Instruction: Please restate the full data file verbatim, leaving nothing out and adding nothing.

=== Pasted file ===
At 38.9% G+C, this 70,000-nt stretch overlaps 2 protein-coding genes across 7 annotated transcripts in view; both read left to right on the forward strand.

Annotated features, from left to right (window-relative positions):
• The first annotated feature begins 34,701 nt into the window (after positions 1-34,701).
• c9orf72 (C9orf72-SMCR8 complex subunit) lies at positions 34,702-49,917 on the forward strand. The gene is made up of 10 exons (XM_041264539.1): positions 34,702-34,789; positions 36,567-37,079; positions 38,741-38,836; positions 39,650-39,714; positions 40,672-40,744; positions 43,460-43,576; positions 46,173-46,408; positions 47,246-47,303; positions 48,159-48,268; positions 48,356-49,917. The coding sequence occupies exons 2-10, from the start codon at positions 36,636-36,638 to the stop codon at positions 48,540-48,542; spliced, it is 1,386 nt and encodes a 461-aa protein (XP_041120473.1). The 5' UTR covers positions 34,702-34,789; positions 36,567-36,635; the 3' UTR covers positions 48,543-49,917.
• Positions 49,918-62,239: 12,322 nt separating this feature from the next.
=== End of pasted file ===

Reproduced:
At 38.9% G+C, this 70,000-nt stretch overlaps 2 protein-coding genes across 7 annotated transcripts in view; both read left to right on the forward strand.

Annotated features, from left to right (window-relative positions):
• The first annotated feature begins 34,701 nt into the window (after positions 1-34,701).
• c9orf72 (C9orf72-SMCR8 complex subunit) lies at positions 34,702-49,917 on the forward strand. The gene is made up of 10 exons (XM_041264539.1): positions 34,702-34,789; positions 36,567-37,079; positions 38,741-38,836; positions 39,650-39,714; positions 40,672-40,744; positions 43,460-43,576; positions 46,173-46,408; positions 47,246-47,303; positions 48,159-48,268; positions 48,356-49,917. The coding sequence occupies exons 2-10, from the start codon at positions 36,636-36,638 to the stop codon at positions 48,540-48,542; spliced, it is 1,386 nt and encodes a 461-aa protein (XP_041120473.1). The 5' UTR covers positions 34,702-34,789; positions 36,567-36,635; the 3' UTR covers positions 48,543-49,917.
• Positions 49,918-62,239: 12,322 nt separating this feature from the next.